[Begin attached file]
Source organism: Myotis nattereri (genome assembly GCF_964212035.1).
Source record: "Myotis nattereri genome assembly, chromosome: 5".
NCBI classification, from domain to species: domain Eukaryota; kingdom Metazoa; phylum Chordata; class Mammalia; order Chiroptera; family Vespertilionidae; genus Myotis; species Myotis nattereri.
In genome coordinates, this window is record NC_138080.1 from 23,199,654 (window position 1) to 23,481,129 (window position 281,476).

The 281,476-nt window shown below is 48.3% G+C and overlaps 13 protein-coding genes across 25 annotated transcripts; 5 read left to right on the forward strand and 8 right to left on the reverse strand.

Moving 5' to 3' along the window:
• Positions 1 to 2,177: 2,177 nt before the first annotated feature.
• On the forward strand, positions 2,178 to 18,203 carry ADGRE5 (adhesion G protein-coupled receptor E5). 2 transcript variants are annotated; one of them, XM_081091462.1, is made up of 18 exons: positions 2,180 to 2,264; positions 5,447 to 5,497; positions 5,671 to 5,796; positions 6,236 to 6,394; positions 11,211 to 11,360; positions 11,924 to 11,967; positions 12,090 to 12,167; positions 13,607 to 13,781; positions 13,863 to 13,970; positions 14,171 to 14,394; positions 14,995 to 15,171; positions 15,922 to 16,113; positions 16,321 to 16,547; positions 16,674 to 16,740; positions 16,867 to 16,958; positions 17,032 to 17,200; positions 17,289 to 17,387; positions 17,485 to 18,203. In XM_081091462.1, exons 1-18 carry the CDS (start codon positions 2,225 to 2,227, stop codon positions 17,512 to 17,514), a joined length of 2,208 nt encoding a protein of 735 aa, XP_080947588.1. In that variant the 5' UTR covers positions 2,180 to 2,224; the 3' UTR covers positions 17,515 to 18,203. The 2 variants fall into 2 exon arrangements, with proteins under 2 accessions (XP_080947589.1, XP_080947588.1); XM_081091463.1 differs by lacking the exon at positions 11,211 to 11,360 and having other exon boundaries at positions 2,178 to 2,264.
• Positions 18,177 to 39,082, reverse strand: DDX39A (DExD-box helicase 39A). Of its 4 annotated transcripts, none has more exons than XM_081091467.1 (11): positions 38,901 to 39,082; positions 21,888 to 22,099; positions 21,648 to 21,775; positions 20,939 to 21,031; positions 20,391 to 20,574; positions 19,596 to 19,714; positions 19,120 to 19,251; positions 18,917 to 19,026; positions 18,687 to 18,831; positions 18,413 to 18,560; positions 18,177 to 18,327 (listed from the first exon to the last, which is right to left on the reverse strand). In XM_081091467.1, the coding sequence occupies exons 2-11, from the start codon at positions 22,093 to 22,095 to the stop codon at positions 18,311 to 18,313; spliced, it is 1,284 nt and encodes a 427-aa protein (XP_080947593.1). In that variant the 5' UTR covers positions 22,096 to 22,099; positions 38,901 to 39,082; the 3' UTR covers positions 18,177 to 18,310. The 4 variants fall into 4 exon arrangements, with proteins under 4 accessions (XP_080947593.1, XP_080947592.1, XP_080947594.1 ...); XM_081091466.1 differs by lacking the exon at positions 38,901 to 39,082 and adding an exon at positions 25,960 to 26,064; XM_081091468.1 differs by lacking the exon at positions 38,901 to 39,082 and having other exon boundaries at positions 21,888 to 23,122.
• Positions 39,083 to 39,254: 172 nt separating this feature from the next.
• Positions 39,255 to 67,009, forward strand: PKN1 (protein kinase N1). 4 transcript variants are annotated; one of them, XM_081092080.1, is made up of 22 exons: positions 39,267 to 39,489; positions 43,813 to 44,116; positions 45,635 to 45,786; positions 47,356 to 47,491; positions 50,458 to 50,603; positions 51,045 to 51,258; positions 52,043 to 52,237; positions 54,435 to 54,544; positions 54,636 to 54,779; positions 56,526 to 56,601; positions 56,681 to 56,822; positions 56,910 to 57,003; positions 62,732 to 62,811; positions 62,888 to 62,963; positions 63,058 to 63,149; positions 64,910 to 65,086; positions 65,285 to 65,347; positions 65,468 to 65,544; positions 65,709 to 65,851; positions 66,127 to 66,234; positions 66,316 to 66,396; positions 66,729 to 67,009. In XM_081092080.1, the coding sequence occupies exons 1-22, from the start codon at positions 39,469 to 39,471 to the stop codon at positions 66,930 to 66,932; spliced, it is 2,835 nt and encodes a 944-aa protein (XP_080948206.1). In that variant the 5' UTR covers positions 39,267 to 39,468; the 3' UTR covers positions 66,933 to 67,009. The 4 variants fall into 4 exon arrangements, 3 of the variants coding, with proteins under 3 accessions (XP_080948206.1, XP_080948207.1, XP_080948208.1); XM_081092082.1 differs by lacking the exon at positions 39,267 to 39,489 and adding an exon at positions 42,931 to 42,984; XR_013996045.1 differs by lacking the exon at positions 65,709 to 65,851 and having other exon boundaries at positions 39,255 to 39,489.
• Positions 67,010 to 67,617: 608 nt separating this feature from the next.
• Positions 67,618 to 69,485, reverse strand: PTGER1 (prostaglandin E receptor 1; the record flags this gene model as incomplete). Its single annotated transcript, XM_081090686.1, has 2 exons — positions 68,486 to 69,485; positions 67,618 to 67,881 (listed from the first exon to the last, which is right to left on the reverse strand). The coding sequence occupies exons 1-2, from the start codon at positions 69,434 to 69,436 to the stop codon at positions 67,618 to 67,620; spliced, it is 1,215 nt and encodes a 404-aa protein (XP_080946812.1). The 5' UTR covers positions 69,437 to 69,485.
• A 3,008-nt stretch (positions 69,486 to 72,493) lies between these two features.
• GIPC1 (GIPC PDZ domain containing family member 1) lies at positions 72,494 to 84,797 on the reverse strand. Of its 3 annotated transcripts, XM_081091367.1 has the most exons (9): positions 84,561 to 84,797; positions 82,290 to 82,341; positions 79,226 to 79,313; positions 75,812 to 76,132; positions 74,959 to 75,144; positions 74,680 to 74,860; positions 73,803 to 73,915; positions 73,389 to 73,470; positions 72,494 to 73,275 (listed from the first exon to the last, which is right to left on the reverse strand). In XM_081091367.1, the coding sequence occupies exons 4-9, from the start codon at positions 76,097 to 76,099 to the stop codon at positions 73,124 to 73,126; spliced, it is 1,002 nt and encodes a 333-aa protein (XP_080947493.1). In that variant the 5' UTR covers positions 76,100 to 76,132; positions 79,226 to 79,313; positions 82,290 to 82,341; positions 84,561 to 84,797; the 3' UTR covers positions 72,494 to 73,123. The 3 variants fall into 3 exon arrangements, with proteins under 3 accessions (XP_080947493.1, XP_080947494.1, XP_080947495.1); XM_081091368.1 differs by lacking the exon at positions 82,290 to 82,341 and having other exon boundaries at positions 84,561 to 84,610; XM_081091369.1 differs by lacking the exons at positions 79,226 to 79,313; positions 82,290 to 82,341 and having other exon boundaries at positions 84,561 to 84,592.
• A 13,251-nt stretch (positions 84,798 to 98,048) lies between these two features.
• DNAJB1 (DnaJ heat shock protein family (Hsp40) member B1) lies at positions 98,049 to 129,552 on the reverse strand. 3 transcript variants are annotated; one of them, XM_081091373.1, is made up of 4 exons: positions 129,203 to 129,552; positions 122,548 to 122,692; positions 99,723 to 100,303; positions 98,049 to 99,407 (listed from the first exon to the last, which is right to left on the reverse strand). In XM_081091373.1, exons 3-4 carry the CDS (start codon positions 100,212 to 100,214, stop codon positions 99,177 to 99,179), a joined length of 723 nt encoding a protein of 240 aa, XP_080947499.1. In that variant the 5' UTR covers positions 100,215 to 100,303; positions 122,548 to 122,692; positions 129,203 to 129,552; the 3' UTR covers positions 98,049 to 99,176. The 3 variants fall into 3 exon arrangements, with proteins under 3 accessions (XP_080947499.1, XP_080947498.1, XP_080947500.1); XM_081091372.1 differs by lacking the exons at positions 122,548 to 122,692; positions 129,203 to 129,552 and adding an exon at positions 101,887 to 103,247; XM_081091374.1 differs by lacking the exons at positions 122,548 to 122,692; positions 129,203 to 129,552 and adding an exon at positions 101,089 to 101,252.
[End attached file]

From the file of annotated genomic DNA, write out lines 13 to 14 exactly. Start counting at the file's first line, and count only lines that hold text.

• Positions 67,618 to 69,485, reverse strand: PTGER1 (prostaglandin E receptor 1; the record flags this gene model as incomplete). Its single annotated transcript, XM_081090686.1, has 2 exons — positions 68,486 to 69,485; positions 67,618 to 67,881 (listed from the first exon to the last, which is right to left on the reverse strand). The coding sequence occupies exons 1-2, from the start codon at positions 69,434 to 69,436 to the stop codon at positions 67,618 to 67,620; spliced, it is 1,215 nt and encodes a 404-aa protein (XP_080946812.1). The 5' UTR covers positions 69,437 to 69,485.
• A 3,008-nt stretch (positions 69,486 to 72,493) lies between these two features.